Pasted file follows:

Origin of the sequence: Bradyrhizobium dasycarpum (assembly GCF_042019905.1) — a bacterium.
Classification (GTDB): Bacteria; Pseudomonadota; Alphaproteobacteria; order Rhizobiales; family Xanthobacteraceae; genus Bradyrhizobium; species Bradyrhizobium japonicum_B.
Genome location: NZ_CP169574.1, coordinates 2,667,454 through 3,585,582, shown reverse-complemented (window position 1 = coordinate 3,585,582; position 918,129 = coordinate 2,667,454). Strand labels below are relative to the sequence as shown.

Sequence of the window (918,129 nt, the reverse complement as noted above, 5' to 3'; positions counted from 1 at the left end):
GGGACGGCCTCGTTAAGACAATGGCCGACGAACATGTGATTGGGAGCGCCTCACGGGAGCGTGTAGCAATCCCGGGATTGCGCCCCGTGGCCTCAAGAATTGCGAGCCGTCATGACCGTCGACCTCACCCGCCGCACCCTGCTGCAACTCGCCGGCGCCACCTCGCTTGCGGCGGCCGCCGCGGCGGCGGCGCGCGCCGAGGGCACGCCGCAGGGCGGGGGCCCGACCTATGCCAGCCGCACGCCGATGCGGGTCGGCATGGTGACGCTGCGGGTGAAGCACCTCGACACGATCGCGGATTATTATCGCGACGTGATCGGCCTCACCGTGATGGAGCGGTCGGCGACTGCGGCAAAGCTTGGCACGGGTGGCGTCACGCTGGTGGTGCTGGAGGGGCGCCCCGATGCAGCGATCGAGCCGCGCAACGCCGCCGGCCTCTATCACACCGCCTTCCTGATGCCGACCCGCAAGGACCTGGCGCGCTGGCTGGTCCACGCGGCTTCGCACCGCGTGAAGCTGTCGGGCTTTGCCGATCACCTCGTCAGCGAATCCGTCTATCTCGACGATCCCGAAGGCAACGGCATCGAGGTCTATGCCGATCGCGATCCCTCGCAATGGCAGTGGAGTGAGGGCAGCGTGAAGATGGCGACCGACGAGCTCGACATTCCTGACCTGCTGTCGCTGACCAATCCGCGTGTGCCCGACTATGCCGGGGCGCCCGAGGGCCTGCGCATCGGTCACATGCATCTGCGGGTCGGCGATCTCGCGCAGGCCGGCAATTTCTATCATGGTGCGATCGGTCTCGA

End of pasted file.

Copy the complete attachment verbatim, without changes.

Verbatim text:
Origin of the sequence: Bradyrhizobium dasycarpum (assembly GCF_042019905.1) — a bacterium.
Classification (GTDB): Bacteria; Pseudomonadota; Alphaproteobacteria; order Rhizobiales; family Xanthobacteraceae; genus Bradyrhizobium; species Bradyrhizobium japonicum_B.
Genome location: NZ_CP169574.1, coordinates 2,667,454 through 3,585,582, shown reverse-complemented (window position 1 = coordinate 3,585,582; position 918,129 = coordinate 2,667,454). Strand labels below are relative to the sequence as shown.

Sequence of the window (918,129 nt, the reverse complement as noted above, 5' to 3'; positions counted from 1 at the left end):
GGGACGGCCTCGTTAAGACAATGGCCGACGAACATGTGATTGGGAGCGCCTCACGGGAGCGTGTAGCAATCCCGGGATTGCGCCCCGTGGCCTCAAGAATTGCGAGCCGTCATGACCGTCGACCTCACCCGCCGCACCCTGCTGCAACTCGCCGGCGCCACCTCGCTTGCGGCGGCCGCCGCGGCGGCGGCGCGCGCCGAGGGCACGCCGCAGGGCGGGGGCCCGACCTATGCCAGCCGCACGCCGATGCGGGTCGGCATGGTGACGCTGCGGGTGAAGCACCTCGACACGATCGCGGATTATTATCGCGACGTGATCGGCCTCACCGTGATGGAGCGGTCGGCGACTGCGGCAAAGCTTGGCACGGGTGGCGTCACGCTGGTGGTGCTGGAGGGGCGCCCCGATGCAGCGATCGAGCCGCGCAACGCCGCCGGCCTCTATCACACCGCCTTCCTGATGCCGACCCGCAAGGACCTGGCGCGCTGGCTGGTCCACGCGGCTTCGCACCGCGTGAAGCTGTCGGGCTTTGCCGATCACCTCGTCAGCGAATCCGTCTATCTCGACGATCCCGAAGGCAACGGCATCGAGGTCTATGCCGATCGCGATCCCTCGCAATGGCAGTGGAGTGAGGGCAGCGTGAAGATGGCGACCGACGAGCTCGACATTCCTGACCTGCTGTCGCTGACCAATCCGCGTGTGCCCGACTATGCCGGGGCGCCCGAGGGCCTGCGCATCGGTCACATGCATCTGCGGGTCGGCGATCTCGCGCAGGCCGGCAATTTCTATCATGGTGCGATCGGTCTCGA